“We tend to overestimate the effect of a technology in the short run and underestimate the effect in the long run” - Roy Charles Amara
Mr Amara, an American researcher and futurist, probably didn’t anticipate how much wisdom was encapsulated in just a few words. Buying technology is hard. And Enterprise IT buyers are often left with the hard task of determining if the new piece of technology they just heard about is pure hype or if it has hope. Where are they to find consistent guidance?
Take the Big Data space for instance: last July, Gartner’s hype cycle labelled the technology as “obsolete before plateau” (To understand how the Hype Cycle works, check this explanation).
Yet, in its 2018 CIO Survey, the firm continued to hail data and analytics as CIOs’ top priorities. Further, its latest data suggests that 64% of CIOs at top-performing organizations are very involved in their enterprise’s BI/analytics activities.
What can we agree with?
Hype or hope, the data market is big. This past week, 451 Research, a global research and advisory firm, said it expected the market to grow at a compound annual growth rate (CAGR) of 10.3% to reach total revenue of $146.1bn in 2022. For reference, IDC predicts that entire global IT spending will grow at a 3.3% compound annual growth rate (CAGR) for the 2015-2020 forecast period. Big data and analytics are growing at a pace that is 3x the rest of their industry.
So, how should you prepare to take full advantage of this market? The best first step might be to take our Maturity Survey at www.atscale.com/survey. You’ll find there about 20-25 questions that will help you assess your current capabilities. The output report will help you understand how you fare in comparison with your peers.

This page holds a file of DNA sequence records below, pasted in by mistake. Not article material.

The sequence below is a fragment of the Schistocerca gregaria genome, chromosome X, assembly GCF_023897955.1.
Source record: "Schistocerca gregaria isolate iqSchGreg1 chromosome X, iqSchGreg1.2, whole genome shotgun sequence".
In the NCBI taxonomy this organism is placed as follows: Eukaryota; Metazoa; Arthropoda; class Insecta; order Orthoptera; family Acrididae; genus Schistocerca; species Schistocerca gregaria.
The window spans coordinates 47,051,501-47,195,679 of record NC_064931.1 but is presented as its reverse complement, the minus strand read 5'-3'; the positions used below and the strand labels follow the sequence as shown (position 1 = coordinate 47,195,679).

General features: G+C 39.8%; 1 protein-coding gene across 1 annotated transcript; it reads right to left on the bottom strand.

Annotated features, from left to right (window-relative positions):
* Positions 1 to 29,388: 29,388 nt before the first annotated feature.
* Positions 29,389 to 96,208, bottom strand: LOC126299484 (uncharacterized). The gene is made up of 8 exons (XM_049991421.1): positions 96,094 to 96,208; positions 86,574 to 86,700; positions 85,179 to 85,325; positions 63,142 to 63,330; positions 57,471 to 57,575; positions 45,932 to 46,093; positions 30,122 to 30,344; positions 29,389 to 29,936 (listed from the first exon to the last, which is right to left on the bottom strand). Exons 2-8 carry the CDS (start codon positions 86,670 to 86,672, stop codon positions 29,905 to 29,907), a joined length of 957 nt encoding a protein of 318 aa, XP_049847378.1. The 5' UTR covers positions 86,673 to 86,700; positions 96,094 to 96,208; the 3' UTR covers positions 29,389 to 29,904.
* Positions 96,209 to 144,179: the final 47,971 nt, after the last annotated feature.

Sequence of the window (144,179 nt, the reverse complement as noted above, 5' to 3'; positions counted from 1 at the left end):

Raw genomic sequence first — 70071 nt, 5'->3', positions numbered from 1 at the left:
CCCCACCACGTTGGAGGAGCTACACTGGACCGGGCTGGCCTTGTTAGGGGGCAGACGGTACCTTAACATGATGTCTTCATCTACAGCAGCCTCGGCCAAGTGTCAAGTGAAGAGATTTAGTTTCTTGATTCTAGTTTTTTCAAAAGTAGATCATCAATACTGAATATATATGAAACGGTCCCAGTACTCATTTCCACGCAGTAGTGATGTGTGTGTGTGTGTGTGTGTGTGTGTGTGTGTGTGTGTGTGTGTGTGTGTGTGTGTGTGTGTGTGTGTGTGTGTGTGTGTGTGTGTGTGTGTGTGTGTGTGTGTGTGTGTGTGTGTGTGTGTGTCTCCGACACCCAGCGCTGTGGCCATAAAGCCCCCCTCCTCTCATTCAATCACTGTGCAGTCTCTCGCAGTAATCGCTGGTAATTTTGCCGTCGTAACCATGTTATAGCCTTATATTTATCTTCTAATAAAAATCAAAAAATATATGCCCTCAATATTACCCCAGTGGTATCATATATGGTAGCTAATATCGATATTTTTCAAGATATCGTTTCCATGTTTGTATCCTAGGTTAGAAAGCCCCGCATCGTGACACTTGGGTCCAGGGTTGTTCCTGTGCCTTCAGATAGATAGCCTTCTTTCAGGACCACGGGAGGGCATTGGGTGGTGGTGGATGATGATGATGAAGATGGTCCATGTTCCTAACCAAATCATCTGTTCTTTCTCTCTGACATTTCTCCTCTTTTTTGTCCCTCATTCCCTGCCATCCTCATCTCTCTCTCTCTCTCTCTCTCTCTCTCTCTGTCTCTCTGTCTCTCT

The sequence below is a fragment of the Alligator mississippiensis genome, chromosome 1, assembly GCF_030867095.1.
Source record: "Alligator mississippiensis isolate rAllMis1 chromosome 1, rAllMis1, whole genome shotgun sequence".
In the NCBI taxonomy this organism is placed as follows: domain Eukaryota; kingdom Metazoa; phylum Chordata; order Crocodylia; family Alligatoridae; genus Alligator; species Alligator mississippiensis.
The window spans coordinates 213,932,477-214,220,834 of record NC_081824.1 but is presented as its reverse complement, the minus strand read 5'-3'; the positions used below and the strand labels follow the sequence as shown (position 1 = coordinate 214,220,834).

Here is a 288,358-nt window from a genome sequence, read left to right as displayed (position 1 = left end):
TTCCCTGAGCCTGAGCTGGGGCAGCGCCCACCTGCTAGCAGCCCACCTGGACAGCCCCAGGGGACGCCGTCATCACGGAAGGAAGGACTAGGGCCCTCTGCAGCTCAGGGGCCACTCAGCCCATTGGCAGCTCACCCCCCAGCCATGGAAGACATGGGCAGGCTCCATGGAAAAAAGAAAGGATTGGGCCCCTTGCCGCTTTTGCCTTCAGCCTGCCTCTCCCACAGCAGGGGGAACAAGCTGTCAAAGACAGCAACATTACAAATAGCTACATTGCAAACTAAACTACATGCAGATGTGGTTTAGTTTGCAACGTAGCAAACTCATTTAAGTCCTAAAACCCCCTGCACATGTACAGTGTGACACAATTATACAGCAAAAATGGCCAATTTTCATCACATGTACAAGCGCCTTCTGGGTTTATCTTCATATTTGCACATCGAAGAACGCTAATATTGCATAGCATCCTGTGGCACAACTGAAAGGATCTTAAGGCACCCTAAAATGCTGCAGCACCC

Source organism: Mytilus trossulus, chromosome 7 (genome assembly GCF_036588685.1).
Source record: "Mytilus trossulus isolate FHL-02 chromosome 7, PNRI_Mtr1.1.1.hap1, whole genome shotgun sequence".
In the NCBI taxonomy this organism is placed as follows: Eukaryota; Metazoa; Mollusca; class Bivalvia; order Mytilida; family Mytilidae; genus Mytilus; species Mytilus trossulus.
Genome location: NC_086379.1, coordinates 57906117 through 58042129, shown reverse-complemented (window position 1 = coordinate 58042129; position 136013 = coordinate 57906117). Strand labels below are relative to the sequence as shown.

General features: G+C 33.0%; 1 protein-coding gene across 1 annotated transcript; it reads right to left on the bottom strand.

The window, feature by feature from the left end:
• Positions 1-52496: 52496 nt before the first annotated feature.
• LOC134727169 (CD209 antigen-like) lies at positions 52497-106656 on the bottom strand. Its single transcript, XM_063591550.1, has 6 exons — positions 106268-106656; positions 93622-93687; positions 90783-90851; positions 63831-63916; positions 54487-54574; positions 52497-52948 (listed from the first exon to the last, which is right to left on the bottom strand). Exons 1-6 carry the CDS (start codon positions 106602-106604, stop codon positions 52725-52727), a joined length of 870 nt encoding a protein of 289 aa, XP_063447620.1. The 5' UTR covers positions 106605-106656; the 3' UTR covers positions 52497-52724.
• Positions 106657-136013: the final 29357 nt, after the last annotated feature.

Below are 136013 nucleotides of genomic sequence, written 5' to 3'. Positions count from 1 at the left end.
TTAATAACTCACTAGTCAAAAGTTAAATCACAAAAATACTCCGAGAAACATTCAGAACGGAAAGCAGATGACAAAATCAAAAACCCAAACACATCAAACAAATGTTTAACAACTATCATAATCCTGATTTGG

You might also want to download a complimentary copy of this year’s survey here.
Curious about this year Big Data Maturity findings? Here are a few insights to consider...
Chief Data Officers should pay attention to "organizational overconfidence" and "siloed thinking".
- Overconfidence is leading to reality distortion: In 2018, 78% of respondents ranked their big data maturity as “medium” or “high.” In reality, our data indicates only 12% have a high-level of maturity (up from 8% in 2016).
- Siloed thinking is slowing down self-service: 55% of respondents are still dealing with a siloed, decentralized analytics team. Online and utilities players are leading with centers of excellence, while financial services and telecommunications are lagging.
Enterprise Data Architects should consider the consequences that Cloud might have to self-service and governance.
- The Cloud has made data access harder: 59% of respondents have deployed big data in the Cloud (up from 53% last year). This has disrupted their end-users’ ability to access data: self-service access is at 42%, down from 47% last year and back to 2016 levels (41%). 58% of respondents say they suffer from a lack of self-service to big data.
- Cloud will soon become the standard for Big Data: 77% of respondents project they would use the Cloud for big data with Google BigQuery making its foray onto the scene. While over 40% of respondents would consider a Cloud option over on-premise, 11% of those surveyed are planning to put Google BigQuery in production, while 65% of respondents are investigating.
Finally, Business Analysts should keep a eye on the fast moving BI tool market...
- The Power of Microsoft BI: When asking what their BI tool of choice is for big data, respondents’ top three were: Tableau, Microsoft Excel and PowerBI. In 2017, PowerBI was in 7th place. BOBJ had been in 3rd place the previous year and it had dethroned 2016’s #3 MicroStrategy.